Newfoundland Pro-lifes

In late June, lawyers for three Newfoundland pro-lifers and the Athena Health Center abortion mill in St. John’s, agreed to the creation of a 40-meter bubble zone around which there will be no protests.

Rolanda Ryan, owner of the Athena Health Centre – the abortion facility at the site of what was once Henry Morgentaler’s first Atlantic Canada abortuary -– said the agreement was a “huge victory for the women of the province” because “for the first time in 26 years a woman in Newfoundland can come to the clinic and have an abortion without fear of being harassed or intimidated or photographed or in any way approached by a protester.”

Margie Hynes of Campaign Life Coalition Newfoundland and Labrador said there have never been incidents of violence or intimidation in the quarter century of pro-life activism at the site. Colette Fleming, one of the named pro-lifers in the case, has been praying outside the abortion mill for 25 years, and she told LifeSiteNews that, “we don’t harrass anyone, we don’t stop anyone, we don’t speak to anyone unless they approach us.” She said they merely hold signs with messages such as “Love them both” above a mother and baby or “Abortion stops a beating heart.”

Originally, Ryan was seeking a 100-meter bubble zone, but Bob Simmonds, the lawyer for Patrick Hanlon and Fleming, bargained it down to 40 meters. He said the deal avoids a costly trial. Simmonds said the decision balanced freedom of speech with a woman’s right to access a legal health care service without intimidation.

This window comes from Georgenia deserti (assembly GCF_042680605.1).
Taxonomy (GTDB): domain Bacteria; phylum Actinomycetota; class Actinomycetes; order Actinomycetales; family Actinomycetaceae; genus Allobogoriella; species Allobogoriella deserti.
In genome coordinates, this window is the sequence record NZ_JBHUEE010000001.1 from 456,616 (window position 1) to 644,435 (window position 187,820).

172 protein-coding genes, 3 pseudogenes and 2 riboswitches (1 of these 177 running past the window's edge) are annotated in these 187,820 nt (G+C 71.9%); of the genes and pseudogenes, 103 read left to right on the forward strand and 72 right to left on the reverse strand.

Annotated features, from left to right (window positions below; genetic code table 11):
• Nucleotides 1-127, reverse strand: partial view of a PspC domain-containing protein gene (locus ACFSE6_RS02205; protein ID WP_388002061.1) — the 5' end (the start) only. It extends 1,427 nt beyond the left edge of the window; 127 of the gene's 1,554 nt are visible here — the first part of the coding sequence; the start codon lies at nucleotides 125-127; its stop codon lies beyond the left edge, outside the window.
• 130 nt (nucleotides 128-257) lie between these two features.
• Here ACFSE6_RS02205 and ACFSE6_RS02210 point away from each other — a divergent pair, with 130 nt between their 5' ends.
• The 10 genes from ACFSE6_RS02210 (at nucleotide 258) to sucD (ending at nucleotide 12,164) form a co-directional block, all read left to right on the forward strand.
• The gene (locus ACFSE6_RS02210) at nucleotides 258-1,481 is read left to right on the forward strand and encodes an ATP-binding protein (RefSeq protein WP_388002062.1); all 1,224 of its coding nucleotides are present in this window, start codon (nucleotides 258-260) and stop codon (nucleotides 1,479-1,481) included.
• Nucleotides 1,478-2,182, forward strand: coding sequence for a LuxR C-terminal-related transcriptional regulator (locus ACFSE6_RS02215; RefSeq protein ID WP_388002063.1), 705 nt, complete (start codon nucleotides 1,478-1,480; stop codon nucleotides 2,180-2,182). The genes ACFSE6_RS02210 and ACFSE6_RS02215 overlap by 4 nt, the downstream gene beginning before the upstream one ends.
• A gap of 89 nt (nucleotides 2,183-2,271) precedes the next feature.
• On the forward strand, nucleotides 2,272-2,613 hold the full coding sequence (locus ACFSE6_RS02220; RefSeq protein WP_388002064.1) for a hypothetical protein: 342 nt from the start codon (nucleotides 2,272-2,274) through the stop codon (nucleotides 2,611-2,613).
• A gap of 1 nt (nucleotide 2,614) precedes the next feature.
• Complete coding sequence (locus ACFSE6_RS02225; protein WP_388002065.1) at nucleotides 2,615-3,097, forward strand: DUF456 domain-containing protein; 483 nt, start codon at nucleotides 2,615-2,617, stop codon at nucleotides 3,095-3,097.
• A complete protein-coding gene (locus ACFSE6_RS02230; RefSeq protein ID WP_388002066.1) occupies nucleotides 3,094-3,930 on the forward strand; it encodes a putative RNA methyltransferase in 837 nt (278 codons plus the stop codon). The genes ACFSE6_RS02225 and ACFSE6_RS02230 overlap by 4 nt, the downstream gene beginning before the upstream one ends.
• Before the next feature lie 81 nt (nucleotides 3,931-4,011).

Ryan launched the suit last November. Ryan’s lawyer Lynn Moore told the CBC, “We were prepared to compromise recognizing that people have the right to freedom of expression.”

Simmonds said the deal was “a resolution that I’m sure both sides are not 100 per cent happy with, but both sides realize strikes that balance.” Yet Mari-Lynne Sinnott and Kelly Monaghan, abortionists at Athena, told the CBC in unison, “we’re so happy.” Monaghan said abortion has long been legal in Canada and, “this boundary really enshrines that right in a very practical way.”

The consent order extends to all people, not just Fleming and Hanlon, and it was approved by Newfoundland Supreme Court judge Raymond Whalen, who originally indicated he was concerned about applying the ban to all protesters. He said he changed his mind when he was convinced it was permissible by the fact that other provinces also ban peaceful pro-life protests.

British Columbia’s Access to Abortion Services Act was enacted in 1995 and it outlaws protests within 10 meters of a doctor’s office, 50 meters of hospital or free-standing abortion facilities, and 160 meters of the homes of abortionists or abortion mill staff. It prohibits protests, sidewalk counseling, and physical interference of those entering abortion facilities.

Injunctions in Calgary and Toronto shield abortion facilities from protests and sidewalk counseling. In Calgary, protesters must remain across the street of the Kensington abortuary, as well as limits the number of protesters. In Toronto, a temporary injunction was granted in 1994 that is still in place, providing for a 60-foot bubble zone around the Cabbagetown and Scott abortuaries in downtown Toronto and a 25-foot bubble zone around doctor’s offices.

Ryan says she would like law establishing bubble zones in the province. Justice Minister Andrew Parsons said he supports the idea and has committed the Liberal government to tabling such legislation this fall. He has indicated how big a bubble zone the government is considering. The provincial NDP are calling for a 50-meter bubble zone around abortion facilities.

Fleming told LifeSiteNews that regardless of the bubble zone, “we will carry on somehow in the cause of life.”